Despite an ongoing partial government shutdown, the Internal Revenue Service has recalled tens of thousands of workers to make sure taxpayers get their refunds this season – and a new study shows many might be waiting on that check.
More than 70 percent of Americans receive money back from the IRS during tax season. Last year, the average refund was more than $2,890, according to the agency.
This year, 27 percent of Americans plan to use their refund money to pay off debt, according to a study from GOBankingRates. People between the ages of 25 and 34 were even more likely to name debt as a priority – with 38 percent saying that’s what they planned to use their refund for.
The other top financial priorities among taxpayers this season are making a major purchase (9 percent), putting the money into a non-retirement savings account (9 percent) or investing it (9 percent). People between the ages of 25 and 34 were most likely out of any age group to name making a major purchase on a necessity item a priority, while those 65 and older were most likely to say they would splurge on a luxury purchase.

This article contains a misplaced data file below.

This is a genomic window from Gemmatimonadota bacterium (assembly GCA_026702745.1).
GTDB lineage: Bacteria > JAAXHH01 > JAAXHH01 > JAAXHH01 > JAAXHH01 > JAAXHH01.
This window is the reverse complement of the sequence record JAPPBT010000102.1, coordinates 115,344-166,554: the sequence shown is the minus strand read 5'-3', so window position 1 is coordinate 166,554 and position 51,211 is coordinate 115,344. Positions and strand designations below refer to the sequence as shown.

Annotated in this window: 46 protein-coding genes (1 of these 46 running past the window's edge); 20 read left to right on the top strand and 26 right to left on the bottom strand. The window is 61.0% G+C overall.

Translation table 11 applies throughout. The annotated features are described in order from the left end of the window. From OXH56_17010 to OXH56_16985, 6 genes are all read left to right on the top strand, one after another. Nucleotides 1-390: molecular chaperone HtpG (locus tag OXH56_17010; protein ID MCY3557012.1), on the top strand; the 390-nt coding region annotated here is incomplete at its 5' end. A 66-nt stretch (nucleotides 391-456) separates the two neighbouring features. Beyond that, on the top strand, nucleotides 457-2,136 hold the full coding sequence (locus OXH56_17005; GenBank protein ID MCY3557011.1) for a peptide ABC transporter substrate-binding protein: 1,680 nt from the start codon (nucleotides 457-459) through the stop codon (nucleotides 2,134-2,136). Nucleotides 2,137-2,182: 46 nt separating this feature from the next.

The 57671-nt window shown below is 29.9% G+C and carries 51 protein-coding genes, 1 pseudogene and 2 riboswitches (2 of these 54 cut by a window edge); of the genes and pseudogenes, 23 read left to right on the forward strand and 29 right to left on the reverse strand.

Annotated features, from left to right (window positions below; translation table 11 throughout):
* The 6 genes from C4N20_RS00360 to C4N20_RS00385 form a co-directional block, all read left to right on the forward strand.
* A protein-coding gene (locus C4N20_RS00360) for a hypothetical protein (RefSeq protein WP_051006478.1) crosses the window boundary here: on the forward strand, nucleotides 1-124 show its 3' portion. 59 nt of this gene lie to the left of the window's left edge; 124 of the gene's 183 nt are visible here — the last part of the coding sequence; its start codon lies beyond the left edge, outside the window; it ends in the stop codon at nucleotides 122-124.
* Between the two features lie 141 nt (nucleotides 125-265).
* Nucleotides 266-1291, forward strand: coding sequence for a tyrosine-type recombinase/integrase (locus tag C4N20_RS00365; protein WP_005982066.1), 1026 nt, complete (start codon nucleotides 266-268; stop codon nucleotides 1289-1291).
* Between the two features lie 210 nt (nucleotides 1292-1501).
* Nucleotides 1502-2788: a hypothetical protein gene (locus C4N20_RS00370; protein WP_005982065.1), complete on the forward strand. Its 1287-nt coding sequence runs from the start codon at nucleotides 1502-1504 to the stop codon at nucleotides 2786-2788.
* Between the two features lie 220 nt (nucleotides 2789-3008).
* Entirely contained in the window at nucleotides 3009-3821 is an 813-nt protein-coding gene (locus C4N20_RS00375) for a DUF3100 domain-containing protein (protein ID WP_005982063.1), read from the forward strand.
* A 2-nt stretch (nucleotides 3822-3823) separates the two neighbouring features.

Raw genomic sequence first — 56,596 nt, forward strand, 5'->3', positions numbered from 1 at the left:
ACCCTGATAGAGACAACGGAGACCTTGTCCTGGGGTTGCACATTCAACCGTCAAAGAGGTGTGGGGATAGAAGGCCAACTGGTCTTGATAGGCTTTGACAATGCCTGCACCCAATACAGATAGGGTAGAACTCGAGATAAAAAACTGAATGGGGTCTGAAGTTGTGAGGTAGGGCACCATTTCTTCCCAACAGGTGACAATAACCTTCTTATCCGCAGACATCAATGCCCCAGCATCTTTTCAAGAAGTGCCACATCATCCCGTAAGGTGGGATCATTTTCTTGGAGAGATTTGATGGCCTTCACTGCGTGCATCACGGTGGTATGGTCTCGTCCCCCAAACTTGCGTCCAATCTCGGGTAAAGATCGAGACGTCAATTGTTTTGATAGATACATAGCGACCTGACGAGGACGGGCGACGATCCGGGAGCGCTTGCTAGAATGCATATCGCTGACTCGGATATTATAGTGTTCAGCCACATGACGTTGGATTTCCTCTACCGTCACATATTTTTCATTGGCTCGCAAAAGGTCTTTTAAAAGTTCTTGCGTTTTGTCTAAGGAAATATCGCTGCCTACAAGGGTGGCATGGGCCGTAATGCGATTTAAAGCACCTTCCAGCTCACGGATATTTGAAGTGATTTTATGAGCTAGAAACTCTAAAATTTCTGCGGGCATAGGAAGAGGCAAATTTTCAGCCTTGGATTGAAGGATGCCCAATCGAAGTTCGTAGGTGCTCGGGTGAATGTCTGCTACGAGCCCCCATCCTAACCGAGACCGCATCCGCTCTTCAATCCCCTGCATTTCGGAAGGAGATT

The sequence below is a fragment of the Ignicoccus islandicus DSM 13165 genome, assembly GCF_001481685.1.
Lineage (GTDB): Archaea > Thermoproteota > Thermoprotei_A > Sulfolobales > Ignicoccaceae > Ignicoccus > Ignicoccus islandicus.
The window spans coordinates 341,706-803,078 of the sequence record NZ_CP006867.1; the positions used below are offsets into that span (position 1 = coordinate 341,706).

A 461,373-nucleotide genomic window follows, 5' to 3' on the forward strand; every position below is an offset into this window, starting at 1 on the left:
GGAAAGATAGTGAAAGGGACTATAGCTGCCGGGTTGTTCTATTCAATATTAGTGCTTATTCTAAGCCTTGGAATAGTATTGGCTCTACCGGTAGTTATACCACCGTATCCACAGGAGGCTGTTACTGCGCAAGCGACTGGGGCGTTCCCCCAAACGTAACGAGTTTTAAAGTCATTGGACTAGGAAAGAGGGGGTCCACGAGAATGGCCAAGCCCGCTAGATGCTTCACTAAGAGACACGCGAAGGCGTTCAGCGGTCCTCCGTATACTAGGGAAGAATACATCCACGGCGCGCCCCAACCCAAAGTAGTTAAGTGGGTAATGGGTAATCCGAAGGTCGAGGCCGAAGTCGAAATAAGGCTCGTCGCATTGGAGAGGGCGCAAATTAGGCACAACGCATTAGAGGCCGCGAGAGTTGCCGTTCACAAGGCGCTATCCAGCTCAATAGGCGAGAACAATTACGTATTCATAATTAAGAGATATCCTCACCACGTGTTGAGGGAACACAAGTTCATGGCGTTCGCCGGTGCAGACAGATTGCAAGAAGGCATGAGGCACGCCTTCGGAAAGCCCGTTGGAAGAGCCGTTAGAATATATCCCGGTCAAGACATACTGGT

People between the ages of 35 and 44, as well as 55 and 64, were more likely than other demographics to say they would stash the cash in a retirement savings account.
Last year, many people planned to save their refunds, but nearly 30 percent said they ended up using it to pay off debt.
This year, the average person expects to receive about $3,000 back from the IRS.
However, some filers that did not check their withholding amounts might be in for a surprise. Experts warned that more people were at risk of having tax payments underwithheld under the new tax law, since employers were using W-4 forms already on file to calculate withholding amounts. These individuals could be stuck with a bill instead of a refund check come April.
The good news for those that unintentionally did not pay their full liabilities this year is that the IRS will waive a penalty for taxpayers who fit certain criteria.
Tax season officially begins on Jan. 28.